Hourou Musuko follows these two as they venture into adolescence, examining their friendships, exploring their secrets and watching from afar as they begin their first tentative romantic adventures – and many a romantic adventure is to be had! Towards the end of elementary school Nitori, Takatsuki and another girl, Saori, clash in an unsatisfactory love triangle that leaves all three-broken hearted. Because of this both Nitori and Takatsuki lose their support system and space for exploration, and Saori quickly becomes embittered to them both. Set the stage for episode one (as all of the above is told in flashbacks throughout the first half of the series).  

Junior High has begun, and Nitori is more isolated than ever before. They still harbour romantic feelings for Takatsuki, their sister (who shares a room with Nitori) is unsupportive and puberty is on its way. This is a child lacking information and affirmation, a child who dresses as the girl others do not see after school and struggles with a deep fear of the future. The spaces where they can be themselves are few and far between, to say the least. So Nitori falls back on their friends, rebuilding a platonic relationship with Takatsuki and meeting plenty of new ones along the way.

The show generally follows a slow, melancholy pace thereafter, with a key plotline in the latter half of the series involving a gender-bent performance of Romeo and Juliet. Takatsuki is Romeo – Nitori, sadly, is not Juliet. As the play enters rehearsals, Nitori begins to learn more and more about themselves, being the one to rewrite the play, and their family is soon made aware of their internal feelings. Beyond that there’s Anna – a friend of Nitori’s sister, she takes an interest in them, an interest which eventually develops into a relationship. We also meet Yuki, an adult woman who once found herself in Nitori’s position, as well as her boyfriend Shiina, who counsels the two in times of crisis and offers generally impartial advice. Yuki stands as a testament to Nitori’s possible future, and as a friend to the both of them.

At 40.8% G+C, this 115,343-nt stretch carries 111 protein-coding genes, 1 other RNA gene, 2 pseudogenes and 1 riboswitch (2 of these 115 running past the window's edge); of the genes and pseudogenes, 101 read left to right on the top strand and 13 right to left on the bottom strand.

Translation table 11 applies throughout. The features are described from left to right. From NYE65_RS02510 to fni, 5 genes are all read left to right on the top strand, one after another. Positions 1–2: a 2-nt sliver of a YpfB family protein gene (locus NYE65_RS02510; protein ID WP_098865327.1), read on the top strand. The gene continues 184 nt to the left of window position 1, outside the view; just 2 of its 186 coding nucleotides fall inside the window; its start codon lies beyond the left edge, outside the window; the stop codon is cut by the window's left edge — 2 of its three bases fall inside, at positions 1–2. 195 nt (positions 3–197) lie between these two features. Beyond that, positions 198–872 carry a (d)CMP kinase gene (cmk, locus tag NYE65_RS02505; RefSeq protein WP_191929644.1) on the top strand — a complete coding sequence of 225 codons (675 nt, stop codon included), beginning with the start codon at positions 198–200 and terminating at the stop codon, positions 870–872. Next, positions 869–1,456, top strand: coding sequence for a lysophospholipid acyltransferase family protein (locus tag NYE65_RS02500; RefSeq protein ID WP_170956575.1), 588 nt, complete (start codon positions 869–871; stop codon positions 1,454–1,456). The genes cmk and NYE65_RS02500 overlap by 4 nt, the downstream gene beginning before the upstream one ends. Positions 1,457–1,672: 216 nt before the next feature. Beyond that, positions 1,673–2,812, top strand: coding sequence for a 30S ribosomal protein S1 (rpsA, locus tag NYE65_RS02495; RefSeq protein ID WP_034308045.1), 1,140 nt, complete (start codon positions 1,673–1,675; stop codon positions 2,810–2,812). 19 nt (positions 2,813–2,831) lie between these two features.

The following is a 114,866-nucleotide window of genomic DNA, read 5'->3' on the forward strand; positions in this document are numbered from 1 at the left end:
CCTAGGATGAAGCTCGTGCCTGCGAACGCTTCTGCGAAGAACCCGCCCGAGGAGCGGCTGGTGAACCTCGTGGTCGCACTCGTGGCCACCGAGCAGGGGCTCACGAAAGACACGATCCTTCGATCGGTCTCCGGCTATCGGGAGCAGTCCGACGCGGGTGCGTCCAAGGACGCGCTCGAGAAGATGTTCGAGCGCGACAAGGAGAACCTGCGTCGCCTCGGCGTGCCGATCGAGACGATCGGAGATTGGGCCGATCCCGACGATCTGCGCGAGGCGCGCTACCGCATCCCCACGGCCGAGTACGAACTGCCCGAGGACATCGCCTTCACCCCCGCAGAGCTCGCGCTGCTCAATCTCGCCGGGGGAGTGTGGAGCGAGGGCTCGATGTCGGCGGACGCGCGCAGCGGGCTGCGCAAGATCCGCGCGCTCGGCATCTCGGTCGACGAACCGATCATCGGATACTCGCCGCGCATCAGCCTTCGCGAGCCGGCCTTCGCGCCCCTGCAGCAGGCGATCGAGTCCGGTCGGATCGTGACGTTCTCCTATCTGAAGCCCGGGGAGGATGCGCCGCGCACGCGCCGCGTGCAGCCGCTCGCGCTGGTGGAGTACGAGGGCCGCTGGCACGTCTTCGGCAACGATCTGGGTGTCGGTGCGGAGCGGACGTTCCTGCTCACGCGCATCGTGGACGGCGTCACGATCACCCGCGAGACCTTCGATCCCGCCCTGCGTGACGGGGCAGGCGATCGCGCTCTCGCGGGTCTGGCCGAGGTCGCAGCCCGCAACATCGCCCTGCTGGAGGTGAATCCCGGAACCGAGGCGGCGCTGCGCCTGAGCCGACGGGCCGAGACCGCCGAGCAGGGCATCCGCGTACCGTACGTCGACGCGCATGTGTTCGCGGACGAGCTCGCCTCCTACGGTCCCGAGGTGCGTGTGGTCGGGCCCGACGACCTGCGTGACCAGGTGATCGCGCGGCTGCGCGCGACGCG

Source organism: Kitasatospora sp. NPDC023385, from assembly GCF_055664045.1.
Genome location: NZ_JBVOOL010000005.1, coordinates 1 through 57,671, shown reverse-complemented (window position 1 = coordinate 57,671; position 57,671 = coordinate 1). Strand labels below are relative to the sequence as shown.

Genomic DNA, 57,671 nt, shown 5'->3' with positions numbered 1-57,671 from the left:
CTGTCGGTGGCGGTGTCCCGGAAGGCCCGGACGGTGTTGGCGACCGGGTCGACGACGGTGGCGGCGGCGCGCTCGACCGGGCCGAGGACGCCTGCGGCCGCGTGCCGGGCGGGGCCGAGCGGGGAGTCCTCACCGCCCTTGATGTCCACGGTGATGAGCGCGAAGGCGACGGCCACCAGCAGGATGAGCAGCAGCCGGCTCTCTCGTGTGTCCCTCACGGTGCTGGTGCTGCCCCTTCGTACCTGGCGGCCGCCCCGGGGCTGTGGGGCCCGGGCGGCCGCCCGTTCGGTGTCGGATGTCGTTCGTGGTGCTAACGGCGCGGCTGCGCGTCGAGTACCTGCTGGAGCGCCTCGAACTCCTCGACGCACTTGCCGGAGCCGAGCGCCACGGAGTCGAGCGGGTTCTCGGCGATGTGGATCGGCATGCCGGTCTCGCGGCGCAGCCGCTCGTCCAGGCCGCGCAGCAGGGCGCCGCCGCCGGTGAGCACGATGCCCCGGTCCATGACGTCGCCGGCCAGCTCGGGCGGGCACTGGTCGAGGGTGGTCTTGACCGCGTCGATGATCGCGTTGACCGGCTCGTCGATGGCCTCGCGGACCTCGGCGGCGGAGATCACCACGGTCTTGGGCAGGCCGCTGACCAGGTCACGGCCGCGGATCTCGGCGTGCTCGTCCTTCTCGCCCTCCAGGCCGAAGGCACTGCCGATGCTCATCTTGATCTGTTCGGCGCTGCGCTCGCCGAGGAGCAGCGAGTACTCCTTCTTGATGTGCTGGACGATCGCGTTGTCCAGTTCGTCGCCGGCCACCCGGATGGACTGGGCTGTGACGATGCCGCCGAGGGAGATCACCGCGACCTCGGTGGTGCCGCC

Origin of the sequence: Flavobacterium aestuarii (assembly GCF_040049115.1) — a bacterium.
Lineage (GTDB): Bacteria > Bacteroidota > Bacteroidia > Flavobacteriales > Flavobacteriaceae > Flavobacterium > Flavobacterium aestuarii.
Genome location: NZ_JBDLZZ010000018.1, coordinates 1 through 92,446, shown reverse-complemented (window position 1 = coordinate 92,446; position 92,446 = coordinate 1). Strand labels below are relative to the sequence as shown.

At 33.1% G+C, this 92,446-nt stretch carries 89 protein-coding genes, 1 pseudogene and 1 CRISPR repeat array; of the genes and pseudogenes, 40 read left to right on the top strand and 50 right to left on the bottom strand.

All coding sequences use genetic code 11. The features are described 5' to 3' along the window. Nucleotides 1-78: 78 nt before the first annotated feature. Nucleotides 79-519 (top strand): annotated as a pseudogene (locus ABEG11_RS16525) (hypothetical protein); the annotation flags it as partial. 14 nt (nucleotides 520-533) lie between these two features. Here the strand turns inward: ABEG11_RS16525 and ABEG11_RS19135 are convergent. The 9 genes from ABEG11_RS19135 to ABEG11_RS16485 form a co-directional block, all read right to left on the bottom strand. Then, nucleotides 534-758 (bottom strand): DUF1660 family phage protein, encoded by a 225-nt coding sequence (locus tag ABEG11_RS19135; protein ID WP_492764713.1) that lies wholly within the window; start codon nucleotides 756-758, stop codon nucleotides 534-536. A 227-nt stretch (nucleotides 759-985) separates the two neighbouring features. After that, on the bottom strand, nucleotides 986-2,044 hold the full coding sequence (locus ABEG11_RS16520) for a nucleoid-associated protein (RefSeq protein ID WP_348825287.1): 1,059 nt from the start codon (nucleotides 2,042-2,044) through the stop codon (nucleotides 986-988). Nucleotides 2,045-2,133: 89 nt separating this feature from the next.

As the show goes on family, friends, love and school begin to pressure both Takatsuki and Nitori, tension builds, and the future remains uncertain. Want to know more? Watch the show and find out! There’s plenty of detail hidden beyond the broad strokes and conflict mentioned here.

Characters: 8 / 10 While each episode of Hourou Musuko centres around the experiences of one Shuichi Nitori, a young teen in the midst of exploring their gender identity and place in the world, a vibrant cast of supporting character maintain a constant presence. There’s Makato, the childhood friend and son of a baker with a crush on the homeroom teacher. There’s Anna, the love interest, Chizuru the impulsive clown and Momo the shy voice of reason. There’s also Takatsuki, who’s less of a supporting cast member and more of a secondary lead in many ways. They share Nitori’s challenge, wishing they had been born a boy and muddling their way through a series of intensely complex emotions. Together the two embark on a journey of self-discovery, centre stage in a production full of life.

Wandering Son

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The amazing thing about HM is that it manages to coherently develop its characters all at once in such a short space of time. Over twelve episodes each and every cast member sees visible growth, change, loss and gain, with every curve in the road masterfully handled. It’s raw, it’s realistic, and things don’t always have a happy ending.